Tuesday, February 28, 2012

February 29, 2012 - Rosary for Peace

There is much conflict and turmoil in the Middle East as we well know. Many Christians, particularly Catholics are being persecuted unto death. Iran feels it's their job to bring about Armageddon in order to hasten the return of their Mahdi who will make all people Muslim and wants to wipe Israel off the face of the earth "that her name be no more remembered". Israel is taking them very seriously, as well they should, and many feel an attack against Iran's nuclear facilities is immanent.

Many modern day prophets and prayerful faithful will spend tomorrow immersed in the powerful prayer of the Most Holy Rosary .. all 20 mysteries, either at once or throughout the day as time permits according to your station in life. Please join the many who will offer this time of fervent prayer for peace in the Middle East, as well as all countries, communities, families and our own hearts.

We pray courage, peace, protection and mercy for all .. and as always; God's Perfect Divine Will be done on earth as It is in heaven!

May all come to know the Fullness of TRUTH that is our Lord and Savior, Jesus Christ .. His mercy is as endless as His compassion is inexhaustible.

Monday, February 27, 2012

Romney Told Catholic Hospitals to Administer Abortion Pills

A defining moment in Mitt Romney's post-pro-life-conversion political career came in his third year as governor of Massachusetts, when he decided Catholic hospitals would be required under his interpretation of a new state law to give rape victims a drug that can induce abortions.
Romney announced this decision -- saying it was the "right thing for hospitals" to do -- just two days after he had taken the opposite position. 

The story begins in 1975, when Massachusetts enacted a law that said, "No privately controlled hospital .. shall be required to permit any patient to have an abortion ... or to furnish contraceptive devices or information to such patient ... when said services or referrals are contrary to the religious or moral principles of said hospital ... ."
Twenty-seven years later, when Romney was running for governor, he filled out a questionnaire for NARAL Pro-Choice Massachusetts. It said: "Emergency contraception does not cause abortion. Rather, it prevents pregnancy from occurring. Will you support efforts to increase access to emergency contraception?"
Romney said: "Yes."

The next year, the Massachusetts legislature considered an "emergency contraception" mandate. It would have allowed pharmacists to sell Plan B -- an abortifacient -- without a prescription and without parental consent. It also would have required all hospitals to inform rape victims of the availability of such "emergency contraceptives" and provide them to the rape victim if she wanted them even when they would cause an abortion.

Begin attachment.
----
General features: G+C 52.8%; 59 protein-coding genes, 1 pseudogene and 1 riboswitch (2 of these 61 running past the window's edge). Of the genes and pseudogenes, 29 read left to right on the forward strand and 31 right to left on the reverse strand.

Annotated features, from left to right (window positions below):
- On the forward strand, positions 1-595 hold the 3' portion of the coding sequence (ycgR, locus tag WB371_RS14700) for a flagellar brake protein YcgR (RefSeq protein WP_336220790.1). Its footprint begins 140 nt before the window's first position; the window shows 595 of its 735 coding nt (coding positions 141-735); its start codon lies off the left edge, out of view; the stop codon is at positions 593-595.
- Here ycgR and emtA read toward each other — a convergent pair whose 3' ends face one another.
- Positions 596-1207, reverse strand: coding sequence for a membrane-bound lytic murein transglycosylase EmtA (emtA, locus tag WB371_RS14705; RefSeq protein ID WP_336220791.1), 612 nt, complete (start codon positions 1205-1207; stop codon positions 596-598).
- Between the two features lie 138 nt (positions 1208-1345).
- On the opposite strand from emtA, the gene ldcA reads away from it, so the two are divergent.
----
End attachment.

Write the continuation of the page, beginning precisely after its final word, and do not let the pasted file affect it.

Maria Parker of the Massachusetts Catholic Conference, the public policy organization of the state's Catholic bishops, explained in testimony to the state legislature why Catholic hospitals could not do this.

The normal Catholic ban on artificial contraception did not apply in a rape case, Parker said. But while contraception was acceptable in such a situation, killing an unborn child was not.
In keeping with this moral understanding, one Massachusetts Catholic hospital chain would later explain to the Boston Globe that its practice was to test a rape victim to make certain she was not pregnant and only then give her emergency contraceptives. If the test proved the woman was pregnant, the hospital would not give the woman the drugs because they could not prevent conception but they could kill her child.
Parker concluded her testimony by quoting what Cardinal Frances George of Chicago had told the Illinois legislature when it proposed a similar law: "Our hospitals cannot and will not comply with this law."

In that session, the Massachusetts Senate passed the "emergency contraception" bill, but it was blocked in the House.
As Planned Parenthood and NARAL demanded action on the bill, and the Massachusetts Catholic Conference continued to speak out against it, Gov. Mitt Romney remained mum.
"Shawn Feddeman, spokeswoman for Gov. Mitt Romney, declined to comment on the governor's position on the bill," the Boston Globe reported on July 1, 2004. "'We'll review it when it reaches the governor's desk.'"

The bill was reintroduced in the next session -- and Romney remained mum.
Romney had "no opinion on the bill," his spokesman, Eric Fehrnstorm, told The Associated Press in April 2005. "We'll take a look at the bill should it reach the governor's desk."